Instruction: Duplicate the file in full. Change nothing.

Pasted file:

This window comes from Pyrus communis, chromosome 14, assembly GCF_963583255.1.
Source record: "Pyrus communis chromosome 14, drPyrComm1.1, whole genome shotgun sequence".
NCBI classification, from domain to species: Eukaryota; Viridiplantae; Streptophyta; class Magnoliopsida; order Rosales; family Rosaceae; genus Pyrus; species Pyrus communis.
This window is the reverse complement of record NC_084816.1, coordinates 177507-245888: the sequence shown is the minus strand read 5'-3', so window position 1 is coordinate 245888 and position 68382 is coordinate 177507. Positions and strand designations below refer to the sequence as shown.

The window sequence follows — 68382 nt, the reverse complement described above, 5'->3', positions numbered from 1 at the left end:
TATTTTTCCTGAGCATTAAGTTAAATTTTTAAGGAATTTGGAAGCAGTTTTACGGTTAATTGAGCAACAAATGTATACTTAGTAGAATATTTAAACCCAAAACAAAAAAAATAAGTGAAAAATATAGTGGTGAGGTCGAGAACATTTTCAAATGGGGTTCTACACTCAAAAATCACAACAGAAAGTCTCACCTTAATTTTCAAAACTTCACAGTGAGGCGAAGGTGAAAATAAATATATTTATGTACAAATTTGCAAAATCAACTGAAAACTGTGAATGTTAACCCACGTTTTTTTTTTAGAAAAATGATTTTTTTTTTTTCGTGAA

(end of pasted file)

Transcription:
This window comes from Pyrus communis, chromosome 14, assembly GCF_963583255.1.
Source record: "Pyrus communis chromosome 14, drPyrComm1.1, whole genome shotgun sequence".
NCBI classification, from domain to species: Eukaryota; Viridiplantae; Streptophyta; class Magnoliopsida; order Rosales; family Rosaceae; genus Pyrus; species Pyrus communis.
This window is the reverse complement of record NC_084816.1, coordinates 177507-245888: the sequence shown is the minus strand read 5'-3', so window position 1 is coordinate 245888 and position 68382 is coordinate 177507. Positions and strand designations below refer to the sequence as shown.

The window sequence follows — 68382 nt, the reverse complement described above, 5'->3', positions numbered from 1 at the left end:
TATTTTTCCTGAGCATTAAGTTAAATTTTTAAGGAATTTGGAAGCAGTTTTACGGTTAATTGAGCAACAAATGTATACTTAGTAGAATATTTAAACCCAAAACAAAAAAAATAAGTGAAAAATATAGTGGTGAGGTCGAGAACATTTTCAAATGGGGTTCTACACTCAAAAATCACAACAGAAAGTCTCACCTTAATTTTCAAAACTTCACAGTGAGGCGAAGGTGAAAATAAATATATTTATGTACAAATTTGCAAAATCAACTGAAAACTGTGAATGTTAACCCACGTTTTTTTTTTAGAAAAATGATTTTTTTTTTTTCGTGAA